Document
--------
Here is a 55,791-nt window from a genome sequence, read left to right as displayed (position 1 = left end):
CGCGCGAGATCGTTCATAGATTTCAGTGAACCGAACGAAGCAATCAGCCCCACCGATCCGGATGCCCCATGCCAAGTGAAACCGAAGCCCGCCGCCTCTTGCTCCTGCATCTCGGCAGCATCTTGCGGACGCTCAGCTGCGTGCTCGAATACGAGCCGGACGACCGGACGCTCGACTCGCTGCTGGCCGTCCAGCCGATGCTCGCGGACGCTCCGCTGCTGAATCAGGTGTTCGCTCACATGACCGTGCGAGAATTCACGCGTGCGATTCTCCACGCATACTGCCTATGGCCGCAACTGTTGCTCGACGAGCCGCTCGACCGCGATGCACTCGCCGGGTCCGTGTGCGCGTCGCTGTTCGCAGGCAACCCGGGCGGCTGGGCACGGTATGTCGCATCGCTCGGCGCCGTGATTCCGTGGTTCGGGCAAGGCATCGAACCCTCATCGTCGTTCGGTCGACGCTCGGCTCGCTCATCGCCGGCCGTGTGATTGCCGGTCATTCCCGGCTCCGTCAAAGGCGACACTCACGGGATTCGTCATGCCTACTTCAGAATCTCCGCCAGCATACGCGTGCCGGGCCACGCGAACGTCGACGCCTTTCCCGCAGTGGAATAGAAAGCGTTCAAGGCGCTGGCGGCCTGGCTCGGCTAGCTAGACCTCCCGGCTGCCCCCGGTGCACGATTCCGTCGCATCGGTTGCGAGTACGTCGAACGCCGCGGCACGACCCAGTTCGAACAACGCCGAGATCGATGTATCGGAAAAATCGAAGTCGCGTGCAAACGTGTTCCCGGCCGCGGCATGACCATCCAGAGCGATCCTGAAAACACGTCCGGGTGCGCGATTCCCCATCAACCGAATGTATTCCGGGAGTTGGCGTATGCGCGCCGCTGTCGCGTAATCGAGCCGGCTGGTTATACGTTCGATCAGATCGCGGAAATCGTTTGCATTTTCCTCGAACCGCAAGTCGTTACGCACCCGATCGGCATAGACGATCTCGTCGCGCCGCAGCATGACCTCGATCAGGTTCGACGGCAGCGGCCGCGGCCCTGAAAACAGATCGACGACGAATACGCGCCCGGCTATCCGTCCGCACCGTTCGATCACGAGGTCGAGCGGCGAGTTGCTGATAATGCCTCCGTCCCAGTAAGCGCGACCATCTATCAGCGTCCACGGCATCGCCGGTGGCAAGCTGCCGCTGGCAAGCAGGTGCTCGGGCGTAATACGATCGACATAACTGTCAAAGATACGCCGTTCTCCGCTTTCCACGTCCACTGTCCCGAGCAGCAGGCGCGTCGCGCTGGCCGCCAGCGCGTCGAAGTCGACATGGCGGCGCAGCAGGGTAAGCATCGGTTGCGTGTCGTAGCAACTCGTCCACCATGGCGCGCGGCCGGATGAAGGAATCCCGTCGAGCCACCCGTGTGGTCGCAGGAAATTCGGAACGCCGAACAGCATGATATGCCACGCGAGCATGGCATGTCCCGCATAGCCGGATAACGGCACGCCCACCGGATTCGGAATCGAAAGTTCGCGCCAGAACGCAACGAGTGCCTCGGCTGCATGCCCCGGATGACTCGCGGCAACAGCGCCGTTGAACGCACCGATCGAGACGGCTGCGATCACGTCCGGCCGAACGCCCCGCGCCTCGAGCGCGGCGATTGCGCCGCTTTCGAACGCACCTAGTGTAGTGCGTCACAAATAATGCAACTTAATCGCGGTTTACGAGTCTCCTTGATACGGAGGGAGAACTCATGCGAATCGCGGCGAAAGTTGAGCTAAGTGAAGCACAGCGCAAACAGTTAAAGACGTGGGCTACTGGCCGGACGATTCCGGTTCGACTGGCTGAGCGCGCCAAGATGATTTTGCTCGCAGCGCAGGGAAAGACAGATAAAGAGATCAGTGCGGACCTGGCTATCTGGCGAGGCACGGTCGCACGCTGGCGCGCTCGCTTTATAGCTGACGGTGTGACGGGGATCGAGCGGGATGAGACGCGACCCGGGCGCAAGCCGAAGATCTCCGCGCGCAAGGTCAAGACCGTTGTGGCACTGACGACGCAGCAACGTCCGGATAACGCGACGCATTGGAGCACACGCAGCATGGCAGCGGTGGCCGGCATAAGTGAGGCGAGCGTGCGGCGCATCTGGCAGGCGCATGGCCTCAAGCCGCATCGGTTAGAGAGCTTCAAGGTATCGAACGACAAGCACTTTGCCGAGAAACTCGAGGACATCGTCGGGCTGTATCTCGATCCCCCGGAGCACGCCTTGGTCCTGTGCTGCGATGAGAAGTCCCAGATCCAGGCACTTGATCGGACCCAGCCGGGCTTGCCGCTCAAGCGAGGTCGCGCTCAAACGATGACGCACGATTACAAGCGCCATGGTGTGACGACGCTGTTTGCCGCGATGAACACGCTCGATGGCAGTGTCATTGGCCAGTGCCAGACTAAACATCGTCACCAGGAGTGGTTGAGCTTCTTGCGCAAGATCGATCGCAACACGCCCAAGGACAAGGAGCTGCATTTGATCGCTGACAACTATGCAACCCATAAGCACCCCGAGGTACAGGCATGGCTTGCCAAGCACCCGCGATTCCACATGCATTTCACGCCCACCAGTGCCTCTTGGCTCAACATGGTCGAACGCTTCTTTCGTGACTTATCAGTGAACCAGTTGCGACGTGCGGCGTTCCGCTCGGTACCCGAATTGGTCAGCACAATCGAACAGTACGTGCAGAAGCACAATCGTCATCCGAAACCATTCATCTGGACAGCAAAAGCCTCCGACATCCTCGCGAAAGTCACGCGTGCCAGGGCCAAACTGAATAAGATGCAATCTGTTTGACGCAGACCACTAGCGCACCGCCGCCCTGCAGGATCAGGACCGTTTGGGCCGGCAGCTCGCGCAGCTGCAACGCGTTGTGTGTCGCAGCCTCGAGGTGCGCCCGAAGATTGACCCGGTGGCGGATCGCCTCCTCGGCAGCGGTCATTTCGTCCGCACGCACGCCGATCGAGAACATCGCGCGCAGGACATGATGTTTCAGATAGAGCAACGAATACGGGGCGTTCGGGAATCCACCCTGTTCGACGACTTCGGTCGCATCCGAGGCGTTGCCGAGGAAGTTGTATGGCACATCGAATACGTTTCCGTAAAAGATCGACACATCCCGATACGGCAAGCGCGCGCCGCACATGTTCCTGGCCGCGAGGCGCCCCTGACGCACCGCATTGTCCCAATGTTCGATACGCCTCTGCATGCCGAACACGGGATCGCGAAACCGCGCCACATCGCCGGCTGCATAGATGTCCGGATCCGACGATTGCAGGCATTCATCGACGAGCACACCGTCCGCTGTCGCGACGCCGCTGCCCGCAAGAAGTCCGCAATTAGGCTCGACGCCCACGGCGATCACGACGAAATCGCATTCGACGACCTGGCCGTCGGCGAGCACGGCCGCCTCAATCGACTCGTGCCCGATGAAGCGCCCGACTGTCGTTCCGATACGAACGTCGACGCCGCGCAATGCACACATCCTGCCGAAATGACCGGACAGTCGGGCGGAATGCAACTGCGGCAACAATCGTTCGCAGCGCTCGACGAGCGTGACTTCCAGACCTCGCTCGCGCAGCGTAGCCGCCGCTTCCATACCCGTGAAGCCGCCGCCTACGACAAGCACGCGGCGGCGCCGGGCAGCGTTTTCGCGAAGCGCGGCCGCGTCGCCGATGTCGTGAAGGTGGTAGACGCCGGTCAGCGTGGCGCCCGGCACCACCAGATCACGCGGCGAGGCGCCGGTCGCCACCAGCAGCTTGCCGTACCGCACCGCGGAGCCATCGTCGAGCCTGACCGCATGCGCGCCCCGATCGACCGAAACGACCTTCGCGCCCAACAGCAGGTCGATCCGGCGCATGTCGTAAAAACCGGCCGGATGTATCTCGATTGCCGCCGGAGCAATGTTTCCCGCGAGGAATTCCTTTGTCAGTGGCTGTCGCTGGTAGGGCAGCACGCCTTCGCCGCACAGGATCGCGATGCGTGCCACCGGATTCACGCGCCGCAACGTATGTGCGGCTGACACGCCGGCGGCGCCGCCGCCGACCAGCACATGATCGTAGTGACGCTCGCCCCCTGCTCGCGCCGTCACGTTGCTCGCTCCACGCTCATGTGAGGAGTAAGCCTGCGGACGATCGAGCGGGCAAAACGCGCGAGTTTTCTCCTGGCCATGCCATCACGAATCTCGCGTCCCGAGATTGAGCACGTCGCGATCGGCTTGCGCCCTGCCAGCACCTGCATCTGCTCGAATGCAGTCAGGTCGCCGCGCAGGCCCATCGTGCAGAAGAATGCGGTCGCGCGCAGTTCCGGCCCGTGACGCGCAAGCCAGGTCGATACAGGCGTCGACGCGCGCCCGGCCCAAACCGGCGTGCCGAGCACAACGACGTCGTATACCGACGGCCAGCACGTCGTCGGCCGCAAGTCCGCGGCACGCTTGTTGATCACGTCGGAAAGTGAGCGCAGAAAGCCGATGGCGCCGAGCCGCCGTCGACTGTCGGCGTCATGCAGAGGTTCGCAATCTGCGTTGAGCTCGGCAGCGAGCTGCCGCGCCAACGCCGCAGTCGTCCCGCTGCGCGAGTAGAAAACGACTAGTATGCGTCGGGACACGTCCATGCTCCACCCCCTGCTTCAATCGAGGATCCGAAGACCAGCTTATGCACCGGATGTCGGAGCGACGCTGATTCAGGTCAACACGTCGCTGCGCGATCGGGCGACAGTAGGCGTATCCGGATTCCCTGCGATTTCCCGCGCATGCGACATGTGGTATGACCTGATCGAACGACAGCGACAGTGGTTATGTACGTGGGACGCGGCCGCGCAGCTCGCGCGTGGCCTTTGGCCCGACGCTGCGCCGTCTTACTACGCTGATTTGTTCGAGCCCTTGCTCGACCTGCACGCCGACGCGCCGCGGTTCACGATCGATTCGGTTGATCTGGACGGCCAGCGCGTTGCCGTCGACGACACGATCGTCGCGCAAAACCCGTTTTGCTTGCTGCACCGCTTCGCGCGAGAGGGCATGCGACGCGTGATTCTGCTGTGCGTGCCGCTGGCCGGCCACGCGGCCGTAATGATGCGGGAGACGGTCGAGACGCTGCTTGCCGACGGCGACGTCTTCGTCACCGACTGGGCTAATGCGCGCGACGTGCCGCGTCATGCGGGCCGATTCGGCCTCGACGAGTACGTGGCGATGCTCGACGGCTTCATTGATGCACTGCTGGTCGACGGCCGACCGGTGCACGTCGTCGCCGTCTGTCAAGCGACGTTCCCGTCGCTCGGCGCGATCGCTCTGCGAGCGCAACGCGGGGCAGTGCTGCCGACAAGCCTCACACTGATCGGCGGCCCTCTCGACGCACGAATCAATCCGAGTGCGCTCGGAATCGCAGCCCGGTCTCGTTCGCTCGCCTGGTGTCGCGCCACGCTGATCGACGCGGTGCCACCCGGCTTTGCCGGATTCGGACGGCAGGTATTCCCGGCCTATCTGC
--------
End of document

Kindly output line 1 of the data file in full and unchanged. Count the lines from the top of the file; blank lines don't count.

Here is a 55,791-nt window from a genome sequence, read left to right as displayed (position 1 = left end):